Employee screening becomes more proficient every year, and yet most applicants fudge, dissemble and outright lie in new and unique ways on their resumes. Amazingly, many job applicants just don’t understand the seriousness of lying or attempting to hide information from prospective employers. Here are five of the most unbelievable lies that we have come across.
1. Falsifying the Degree or Credential Earned
With roughly a 20 percent discrepancy rate in information provided by candidates regarding their education qualifications it’s important that companies understand the variety of ways applicants lie to claim unearned degrees. In many cases, candidates may forge diplomas, purchase a degree from a diploma mill, lie about their major or may have attended classes but never graduated. Other times, applicants will fake their educational qualifications by trying to pass off degrees earned by family members as their own. Such is the case with an applicant who submitted “proof” of his education by producing a valid degree in his name. However a problem arose as the date on the degree was only five years after the applicant was born. The candidate fessed up—the diploma belonged to his father, whom he was named after!
2. Inflating Salary History or Title Held
It’s no surprise that some candidates who are not qualified for a position may lie about titles held to claim expertise and experience they do not have, and they inflate their previous salaries to negotiate better packages than they may be able to obtain otherwise. In one case, a candidate claiming to have spearheaded many significant merger and acquisition deals at a prior employer, applied for a top finance job at a Wall Street brokerage that was opening an office in Japan. As it turned out, his background check confirmed that he had indeed been highly involved with each of the noted deals—as the staff interpreter!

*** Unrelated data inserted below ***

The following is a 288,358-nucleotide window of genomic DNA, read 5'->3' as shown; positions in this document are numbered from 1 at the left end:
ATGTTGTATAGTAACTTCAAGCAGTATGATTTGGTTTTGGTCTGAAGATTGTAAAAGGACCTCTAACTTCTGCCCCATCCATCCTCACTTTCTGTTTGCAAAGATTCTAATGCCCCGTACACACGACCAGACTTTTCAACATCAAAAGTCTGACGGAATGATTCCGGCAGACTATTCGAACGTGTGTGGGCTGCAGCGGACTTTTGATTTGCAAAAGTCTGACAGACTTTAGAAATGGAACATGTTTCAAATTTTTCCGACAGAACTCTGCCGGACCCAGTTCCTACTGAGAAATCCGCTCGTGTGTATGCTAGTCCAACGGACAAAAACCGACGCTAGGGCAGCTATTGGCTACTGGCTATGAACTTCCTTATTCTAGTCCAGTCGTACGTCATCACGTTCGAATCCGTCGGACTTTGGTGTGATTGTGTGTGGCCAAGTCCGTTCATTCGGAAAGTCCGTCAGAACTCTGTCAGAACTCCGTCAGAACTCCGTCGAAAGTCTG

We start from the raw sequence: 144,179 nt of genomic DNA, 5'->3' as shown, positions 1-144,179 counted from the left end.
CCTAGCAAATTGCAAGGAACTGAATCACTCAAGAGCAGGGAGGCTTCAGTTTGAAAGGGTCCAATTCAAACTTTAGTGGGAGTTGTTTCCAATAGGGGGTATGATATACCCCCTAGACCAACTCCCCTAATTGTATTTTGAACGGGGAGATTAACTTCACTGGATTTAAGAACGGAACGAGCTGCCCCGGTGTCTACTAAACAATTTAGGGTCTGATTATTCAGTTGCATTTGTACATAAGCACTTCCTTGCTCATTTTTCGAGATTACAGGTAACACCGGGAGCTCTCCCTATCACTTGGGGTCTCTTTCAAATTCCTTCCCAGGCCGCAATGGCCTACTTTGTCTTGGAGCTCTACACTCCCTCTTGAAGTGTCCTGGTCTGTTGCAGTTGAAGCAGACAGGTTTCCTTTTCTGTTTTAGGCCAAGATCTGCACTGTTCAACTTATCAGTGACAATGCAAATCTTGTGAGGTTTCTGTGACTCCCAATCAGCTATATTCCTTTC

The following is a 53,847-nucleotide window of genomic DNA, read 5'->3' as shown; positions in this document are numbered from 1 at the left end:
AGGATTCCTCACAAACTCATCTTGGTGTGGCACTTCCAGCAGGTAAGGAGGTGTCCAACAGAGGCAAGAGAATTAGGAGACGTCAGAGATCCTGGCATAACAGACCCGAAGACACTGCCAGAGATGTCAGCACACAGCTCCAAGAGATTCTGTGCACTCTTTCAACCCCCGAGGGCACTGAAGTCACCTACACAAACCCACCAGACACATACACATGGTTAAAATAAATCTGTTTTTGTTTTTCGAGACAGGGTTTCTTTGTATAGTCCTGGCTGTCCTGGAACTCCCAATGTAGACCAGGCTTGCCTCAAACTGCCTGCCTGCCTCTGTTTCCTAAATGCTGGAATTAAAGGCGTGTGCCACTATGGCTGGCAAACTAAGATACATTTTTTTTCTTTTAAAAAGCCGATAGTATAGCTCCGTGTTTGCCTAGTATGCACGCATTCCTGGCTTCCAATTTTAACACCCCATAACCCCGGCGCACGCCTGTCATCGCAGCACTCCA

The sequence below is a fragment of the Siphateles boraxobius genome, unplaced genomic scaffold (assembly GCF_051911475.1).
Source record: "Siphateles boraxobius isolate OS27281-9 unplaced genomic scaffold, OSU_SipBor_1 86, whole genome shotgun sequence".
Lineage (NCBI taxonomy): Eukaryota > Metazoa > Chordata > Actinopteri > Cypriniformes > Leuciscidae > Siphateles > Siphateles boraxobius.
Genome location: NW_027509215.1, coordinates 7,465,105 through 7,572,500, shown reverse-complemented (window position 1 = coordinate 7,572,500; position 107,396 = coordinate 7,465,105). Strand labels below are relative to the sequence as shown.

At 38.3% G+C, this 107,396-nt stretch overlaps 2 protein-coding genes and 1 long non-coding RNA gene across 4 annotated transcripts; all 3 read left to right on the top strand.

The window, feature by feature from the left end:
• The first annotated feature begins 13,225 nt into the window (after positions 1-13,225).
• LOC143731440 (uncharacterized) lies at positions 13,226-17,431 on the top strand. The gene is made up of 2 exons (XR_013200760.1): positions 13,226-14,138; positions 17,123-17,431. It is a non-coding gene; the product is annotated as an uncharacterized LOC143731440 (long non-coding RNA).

3. Concealing a Criminal Record
The most common way candidates with a criminal background attempt to avoid detection, is by changing details such as their date of birth or spelling of their name. It’s important that employers conduct very thorough criminal searches, going beyond the basic data provided, in order to confirm the results and avoid hiring a potentially dangerous individual. For example, a search run on Frank T. Booker (names have been changed to protect the not-so-innocent), DOB 8/6/72, came back clean, but an additional search of F Booker resulted in a found record for a Fred T. Booker, DOB 8/26/72, for six DUIs and two felonies.
4. Exaggerating Dates of Past Employment
It’s extremely common for applicants to lie about their dates of employment, and in fact, some studies show as many as 35 percent of all resumes include discrepancies. Candidates often attempt to stretch the truth on dates to cover gaps in employment they may not want to explain. For example, one candidate extended his end date at his previous company by six months in order to hide the fact that he spent those six months serving a jail sentence!
5. Hiding a Drug Habit
About half of Americans admit to having used an illegal drug in their lifetime, so conducting a proper drug test should be a standard step in any screening program. There are numerous ways drug users attempt to beat the drug test, and some go to great lengths. In fact, a recent determined applicant decided to shave his entire body just a few hours before showing up for his scheduled hair sample drug test. A more common way for drug users to avoid detection is by adulterating their urine samples through dilution, addition of other substances, or substitution of urine. What scheming applicants don’t realize is that today’s drug tests can identify these attempts and are more accurate than ever before in determining positive and negative results despite tricks and excuses.
Lying on job applications, if not downright fraud, at the very least provides reason to question an applicant’s character. With professional background screening best practices in place, employers can make the right hiring decision the first time.